WITH THE U5120GW, Hisense is upping its soundbar game. Previously, the Chinese company’s soundbars (the ones sold in the UK, at least) have been budget affairs – just £ would get you its most expensive 2021 model. This new arrival sells for £. Read our Hisense U5120GW Review.
A few things explain this. Firstly, it’s a Dolby Atmos soundbar with physical upfiring drivers rather than the more affordable (and usually less impressive) virtual alternative. There’s even decoding of DTS:X soundtracks.
Secondly, it’s big at around 1.2m wide, suited to TVs 55in and up. The accompanying wireless subwoofer is also moderately large.
And then there’s the rest of the spec, which includes seven sound presets, and a connections bank that is comprehensive for this day and age, even including both coaxial and optical digital ins.
These are likely to be left unused by many, so it’s perhaps a bit of overkill from Hisense, but the fact the U5120GW also features two HDMI inputs, to go with its third HDMI (eARC) connection, is superb. This means external hardware (the TV) isn’t going to add another layer of confusion to the process of getting sound. During my audition, being able to run a 4K deck and Sky Q box direct into the ‘bar was useful, not lease because I could always know exactly what audio format I was feeding it.
As the name alludes, this soundbar claims a 5.1.2 channel count. Visible through the grilles are dual-driver arrays for left, centre and right, single units aimed sidewards, and the aforementioned upfiring pair.
A large text display shines through the front. This can show volume level, input and what sound preset you’re using, and be completely dimmed if you wish via Hisense’s supplied remote. This slim zapper also lets you flit between the Music, Movie, News, Sport, Night, Game and AI EQ settings, and adjust bass and treble levels. Of these, I never felt any need to tweak the latter, but bass management was occasionally useful.
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Sky’s murder mystery The Rising has some impressively creepy Dolby Atmos design, and it revealed that the U5120GW can at least get something out of it. In the first episode, shortly after our dead heroine emerges from the lake, she treks through an eerie forest. The audio team have a field day here, peppering the soundstage with far-off tweeted bird song, some ghostly creaking sounds, and a flock of cawing crows. It’s not possible to really pinpoint the positions of these elements in the mix, as you’d hope from a full Atmos system, but there’s height and expansion here, and a sense that what you’re hearing isn’t coming from the slim box in front of you.
The music that swells during the credits appeared to find the edge of the bar’s limits at the relatively high level I was listening, a touch of harshness creeping in. Yet, later on, the discovery of Neve’s body is accompanied by insistent synths, and the way these mid-range elements and the sub dovetailed together to form a rich whole was more than pleasant.
Dialogue is helped by the dedicated centre array, although there’s no option of rasing its level independently. The News preset, however, is a quite effective cure for when you might find dialogue quiet, while actually keeping the rest of the soundmix listenable.
Hisense’s subwoofer puts in a game performance but is the least impressive part of the package, something of a flip on the soundbar system norm. During the bus fight scene in Nobody (Sky Cinema) it works great, punches and kicks landing with a deliciously painful-sounding short thud. But higher up the bass range, particularly when it’s required to bounce away rhythmically to music, it begins to sound a bit flabby. It also pays dividends to keep it at the front of your room, as it can sound quite directional.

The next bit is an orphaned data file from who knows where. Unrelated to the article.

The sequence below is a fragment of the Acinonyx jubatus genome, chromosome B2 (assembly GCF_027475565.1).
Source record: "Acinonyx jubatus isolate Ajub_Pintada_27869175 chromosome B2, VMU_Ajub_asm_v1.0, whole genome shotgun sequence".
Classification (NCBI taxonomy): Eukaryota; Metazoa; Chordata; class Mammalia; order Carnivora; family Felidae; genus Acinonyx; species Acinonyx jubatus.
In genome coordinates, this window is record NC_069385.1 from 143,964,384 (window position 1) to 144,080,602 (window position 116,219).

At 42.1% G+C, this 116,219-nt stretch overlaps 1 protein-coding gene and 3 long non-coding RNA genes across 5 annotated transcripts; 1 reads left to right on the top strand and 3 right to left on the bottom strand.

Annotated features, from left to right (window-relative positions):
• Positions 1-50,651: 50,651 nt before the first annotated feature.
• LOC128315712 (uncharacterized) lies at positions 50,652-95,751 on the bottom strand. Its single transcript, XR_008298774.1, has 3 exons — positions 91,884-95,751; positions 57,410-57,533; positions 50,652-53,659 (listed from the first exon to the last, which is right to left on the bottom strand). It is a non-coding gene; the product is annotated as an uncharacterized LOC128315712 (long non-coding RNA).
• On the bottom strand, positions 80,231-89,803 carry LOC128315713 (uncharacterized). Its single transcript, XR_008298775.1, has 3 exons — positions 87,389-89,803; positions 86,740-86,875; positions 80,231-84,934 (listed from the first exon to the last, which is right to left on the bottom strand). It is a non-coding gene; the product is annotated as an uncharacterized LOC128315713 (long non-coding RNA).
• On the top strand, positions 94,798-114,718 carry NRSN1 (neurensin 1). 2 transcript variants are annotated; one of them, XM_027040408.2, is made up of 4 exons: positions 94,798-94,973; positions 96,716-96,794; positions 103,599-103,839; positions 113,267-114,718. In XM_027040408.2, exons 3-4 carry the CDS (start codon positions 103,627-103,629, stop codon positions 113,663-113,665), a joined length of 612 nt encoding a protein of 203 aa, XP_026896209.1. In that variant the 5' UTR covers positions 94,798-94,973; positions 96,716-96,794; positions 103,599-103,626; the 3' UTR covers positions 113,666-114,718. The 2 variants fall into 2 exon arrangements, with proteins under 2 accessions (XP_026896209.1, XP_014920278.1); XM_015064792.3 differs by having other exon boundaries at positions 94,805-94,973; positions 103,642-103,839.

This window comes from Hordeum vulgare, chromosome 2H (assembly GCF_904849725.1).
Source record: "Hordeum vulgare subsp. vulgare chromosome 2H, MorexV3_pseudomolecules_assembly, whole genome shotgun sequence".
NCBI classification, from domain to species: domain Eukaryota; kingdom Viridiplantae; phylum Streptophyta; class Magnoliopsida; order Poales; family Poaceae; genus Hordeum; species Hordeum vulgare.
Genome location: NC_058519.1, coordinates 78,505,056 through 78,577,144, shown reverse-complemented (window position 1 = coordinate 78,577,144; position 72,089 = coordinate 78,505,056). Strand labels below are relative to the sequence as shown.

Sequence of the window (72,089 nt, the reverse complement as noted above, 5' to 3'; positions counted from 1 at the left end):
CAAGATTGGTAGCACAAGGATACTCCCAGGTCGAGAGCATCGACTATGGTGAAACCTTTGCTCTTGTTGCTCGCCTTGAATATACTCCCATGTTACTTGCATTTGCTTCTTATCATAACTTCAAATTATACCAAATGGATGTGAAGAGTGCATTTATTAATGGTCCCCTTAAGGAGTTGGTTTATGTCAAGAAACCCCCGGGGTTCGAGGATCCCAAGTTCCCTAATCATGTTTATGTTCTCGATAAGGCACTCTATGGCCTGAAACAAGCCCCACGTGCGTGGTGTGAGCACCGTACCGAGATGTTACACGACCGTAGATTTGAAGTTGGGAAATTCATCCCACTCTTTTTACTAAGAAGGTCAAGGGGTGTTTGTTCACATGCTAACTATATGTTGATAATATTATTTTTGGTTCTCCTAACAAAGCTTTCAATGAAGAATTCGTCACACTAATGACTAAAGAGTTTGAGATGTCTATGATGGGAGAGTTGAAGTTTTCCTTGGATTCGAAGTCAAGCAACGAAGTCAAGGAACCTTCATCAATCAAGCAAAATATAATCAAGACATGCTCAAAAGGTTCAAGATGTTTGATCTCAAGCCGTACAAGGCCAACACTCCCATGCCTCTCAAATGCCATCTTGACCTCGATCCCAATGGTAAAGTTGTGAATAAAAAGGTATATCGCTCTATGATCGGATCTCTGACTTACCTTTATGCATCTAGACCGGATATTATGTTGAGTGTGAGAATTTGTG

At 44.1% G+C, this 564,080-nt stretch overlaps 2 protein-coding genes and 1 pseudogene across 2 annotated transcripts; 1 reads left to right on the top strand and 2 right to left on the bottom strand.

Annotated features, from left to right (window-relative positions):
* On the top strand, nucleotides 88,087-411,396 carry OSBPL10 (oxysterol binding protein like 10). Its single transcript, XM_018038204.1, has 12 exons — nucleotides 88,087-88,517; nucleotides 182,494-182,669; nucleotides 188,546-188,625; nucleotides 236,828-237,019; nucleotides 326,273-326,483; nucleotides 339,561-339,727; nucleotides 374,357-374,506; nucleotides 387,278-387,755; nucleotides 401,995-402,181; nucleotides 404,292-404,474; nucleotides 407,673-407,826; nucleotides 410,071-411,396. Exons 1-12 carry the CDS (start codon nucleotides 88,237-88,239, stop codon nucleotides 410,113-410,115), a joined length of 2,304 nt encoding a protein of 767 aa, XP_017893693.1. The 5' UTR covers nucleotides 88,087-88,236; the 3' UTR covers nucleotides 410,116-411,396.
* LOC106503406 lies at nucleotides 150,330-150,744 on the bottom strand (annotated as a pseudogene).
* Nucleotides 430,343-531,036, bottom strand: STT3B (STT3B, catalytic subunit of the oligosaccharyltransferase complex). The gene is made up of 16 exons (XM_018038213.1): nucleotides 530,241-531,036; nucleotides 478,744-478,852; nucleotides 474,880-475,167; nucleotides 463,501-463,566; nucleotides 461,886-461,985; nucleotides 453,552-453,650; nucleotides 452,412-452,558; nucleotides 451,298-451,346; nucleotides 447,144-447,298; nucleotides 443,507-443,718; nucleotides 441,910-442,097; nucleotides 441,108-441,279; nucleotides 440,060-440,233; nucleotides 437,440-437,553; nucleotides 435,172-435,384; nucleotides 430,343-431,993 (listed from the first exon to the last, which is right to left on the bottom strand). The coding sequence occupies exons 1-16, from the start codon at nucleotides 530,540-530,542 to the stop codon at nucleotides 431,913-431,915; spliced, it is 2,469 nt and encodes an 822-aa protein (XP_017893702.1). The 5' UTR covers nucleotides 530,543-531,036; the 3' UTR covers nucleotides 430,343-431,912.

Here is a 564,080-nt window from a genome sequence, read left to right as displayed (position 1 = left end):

Counting against the U5120GW is its lack of any wireless skills beyond Bluetooth – multi-room and voice control don’t get a look in. Counting in its favour is the size of its soundstage, the tangible impact those height drivers bring, and its flexible HDMI connection. Overall, this is a welcome addition to the Hisense portfolio
|PRODUCT||5.1.2-channel Atmos soundbar system with HDMI switching|
|POSITION||Hisense’s premium soundbar|
|PEERS||JBL Bar 5.1 Surround; Samsung HW-Q600A|
|DRIVERS||2 x Dolby Atmos upfirers; 2 x side-firers; 3 x two-way arrays for L/C/R|
|ONBOARD POWER (CLAIMED)||510W (incl. sub)|
|CONNECTIONS||2 x HDMI inputs; 1 x HDMI output (eARC/ARC); optical digital audio input; coaxial digital input; USB (service only)|
|SEPARATE SUB||Yes. 8in|
|DIMENSIONS||1,200(w) x 73(d) x 113(d) mm|
|FEATURES||Bluetooth 4.2; Movie/Music/News/Night/Sport/Game/AI EQ sound modes; bass/treble adjust; surround bypass mode; wall-mount brackets supplied|
EISA HOME THEATRE SOUNDBAR2022-2023 HISENSE U5120GW Give Hisense’s top-of-the-range soundbar a Dolby Atmos or DTS:X mix and right away its talents are thrillingly apparent. Courtesy of a 5.1.2 channel configuration that includes two-way arrays for left, centre and right, plus wireless subwoofer with a potent 8in driver, it easily conveys the dynamics, weight and enveloping nature of movie soundtracks the U5120GW creates a largescale listening experience that belies its slim, easy-toaccommodate hardware. This cinematic performance can be tuned via listening modes and EQ adjustment, and is backed up by a comprehensive range of connections, including 4K HDR-capable HDMI inputs for disc players and consoles, eARC for TV hook-up, and Bluetooth for music streaming.
Some might expect more feature bells and whistles at this price, but the expansive sound of this Hisense 'bar is commendable.
Best Hisense U5120GW prices in the US ?
Best Hisense U5120GW prices ?
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